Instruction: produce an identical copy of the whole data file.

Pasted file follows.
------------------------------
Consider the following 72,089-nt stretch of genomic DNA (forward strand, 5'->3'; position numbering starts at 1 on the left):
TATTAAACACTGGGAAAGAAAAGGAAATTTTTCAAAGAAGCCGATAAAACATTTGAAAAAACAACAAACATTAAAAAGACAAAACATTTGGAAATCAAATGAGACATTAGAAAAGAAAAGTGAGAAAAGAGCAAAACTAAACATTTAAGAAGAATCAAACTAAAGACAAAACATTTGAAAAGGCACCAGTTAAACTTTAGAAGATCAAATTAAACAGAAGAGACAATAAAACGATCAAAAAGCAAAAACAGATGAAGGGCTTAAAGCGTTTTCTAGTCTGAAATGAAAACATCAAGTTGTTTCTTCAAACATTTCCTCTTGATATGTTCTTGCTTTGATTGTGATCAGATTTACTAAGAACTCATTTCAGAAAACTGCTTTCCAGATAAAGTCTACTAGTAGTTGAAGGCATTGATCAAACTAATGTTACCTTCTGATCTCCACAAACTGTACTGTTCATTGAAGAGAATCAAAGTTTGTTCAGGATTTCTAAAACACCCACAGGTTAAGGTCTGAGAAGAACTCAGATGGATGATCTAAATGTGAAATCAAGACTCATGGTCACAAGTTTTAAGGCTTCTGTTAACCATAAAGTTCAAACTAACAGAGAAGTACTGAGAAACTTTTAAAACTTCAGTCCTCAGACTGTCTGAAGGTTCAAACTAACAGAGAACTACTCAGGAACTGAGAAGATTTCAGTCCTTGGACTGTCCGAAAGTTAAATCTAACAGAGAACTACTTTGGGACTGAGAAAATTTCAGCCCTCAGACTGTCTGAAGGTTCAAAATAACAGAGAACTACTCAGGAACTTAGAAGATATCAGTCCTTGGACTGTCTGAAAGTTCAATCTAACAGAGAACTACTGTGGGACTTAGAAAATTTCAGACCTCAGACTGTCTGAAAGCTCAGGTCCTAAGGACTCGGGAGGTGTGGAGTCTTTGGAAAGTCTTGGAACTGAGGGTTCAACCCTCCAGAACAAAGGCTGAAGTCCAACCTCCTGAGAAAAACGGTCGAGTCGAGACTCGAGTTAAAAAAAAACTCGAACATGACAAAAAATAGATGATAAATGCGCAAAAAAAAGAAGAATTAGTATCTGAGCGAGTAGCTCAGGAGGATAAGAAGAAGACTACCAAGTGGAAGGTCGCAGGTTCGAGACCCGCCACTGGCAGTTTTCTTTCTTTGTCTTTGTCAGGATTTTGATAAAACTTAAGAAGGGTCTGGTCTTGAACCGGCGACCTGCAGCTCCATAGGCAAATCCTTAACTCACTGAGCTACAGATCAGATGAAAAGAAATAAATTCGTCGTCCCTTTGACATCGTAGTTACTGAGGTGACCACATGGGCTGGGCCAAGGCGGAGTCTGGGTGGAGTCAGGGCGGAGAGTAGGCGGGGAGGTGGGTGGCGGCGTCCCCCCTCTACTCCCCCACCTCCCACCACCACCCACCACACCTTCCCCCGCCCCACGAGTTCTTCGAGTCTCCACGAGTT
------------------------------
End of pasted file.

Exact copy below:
Consider the following 72,089-nt stretch of genomic DNA (forward strand, 5'->3'; position numbering starts at 1 on the left):
TATTAAACACTGGGAAAGAAAAGGAAATTTTTCAAAGAAGCCGATAAAACATTTGAAAAAACAACAAACATTAAAAAGACAAAACATTTGGAAATCAAATGAGACATTAGAAAAGAAAAGTGAGAAAAGAGCAAAACTAAACATTTAAGAAGAATCAAACTAAAGACAAAACATTTGAAAAGGCACCAGTTAAACTTTAGAAGATCAAATTAAACAGAAGAGACAATAAAACGATCAAAAAGCAAAAACAGATGAAGGGCTTAAAGCGTTTTCTAGTCTGAAATGAAAACATCAAGTTGTTTCTTCAAACATTTCCTCTTGATATGTTCTTGCTTTGATTGTGATCAGATTTACTAAGAACTCATTTCAGAAAACTGCTTTCCAGATAAAGTCTACTAGTAGTTGAAGGCATTGATCAAACTAATGTTACCTTCTGATCTCCACAAACTGTACTGTTCATTGAAGAGAATCAAAGTTTGTTCAGGATTTCTAAAACACCCACAGGTTAAGGTCTGAGAAGAACTCAGATGGATGATCTAAATGTGAAATCAAGACTCATGGTCACAAGTTTTAAGGCTTCTGTTAACCATAAAGTTCAAACTAACAGAGAAGTACTGAGAAACTTTTAAAACTTCAGTCCTCAGACTGTCTGAAGGTTCAAACTAACAGAGAACTACTCAGGAACTGAGAAGATTTCAGTCCTTGGACTGTCCGAAAGTTAAATCTAACAGAGAACTACTTTGGGACTGAGAAAATTTCAGCCCTCAGACTGTCTGAAGGTTCAAAATAACAGAGAACTACTCAGGAACTTAGAAGATATCAGTCCTTGGACTGTCTGAAAGTTCAATCTAACAGAGAACTACTGTGGGACTTAGAAAATTTCAGACCTCAGACTGTCTGAAAGCTCAGGTCCTAAGGACTCGGGAGGTGTGGAGTCTTTGGAAAGTCTTGGAACTGAGGGTTCAACCCTCCAGAACAAAGGCTGAAGTCCAACCTCCTGAGAAAAACGGTCGAGTCGAGACTCGAGTTAAAAAAAAACTCGAACATGACAAAAAATAGATGATAAATGCGCAAAAAAAAGAAGAATTAGTATCTGAGCGAGTAGCTCAGGAGGATAAGAAGAAGACTACCAAGTGGAAGGTCGCAGGTTCGAGACCCGCCACTGGCAGTTTTCTTTCTTTGTCTTTGTCAGGATTTTGATAAAACTTAAGAAGGGTCTGGTCTTGAACCGGCGACCTGCAGCTCCATAGGCAAATCCTTAACTCACTGAGCTACAGATCAGATGAAAAGAAATAAATTCGTCGTCCCTTTGACATCGTAGTTACTGAGGTGACCACATGGGCTGGGCCAAGGCGGAGTCTGGGTGGAGTCAGGGCGGAGAGTAGGCGGGGAGGTGGGTGGCGGCGTCCCCCCTCTACTCCCCCACCTCCCACCACCACCCACCACACCTTCCCCCGCCCCACGAGTTCTTCGAGTCTCCACGAGTT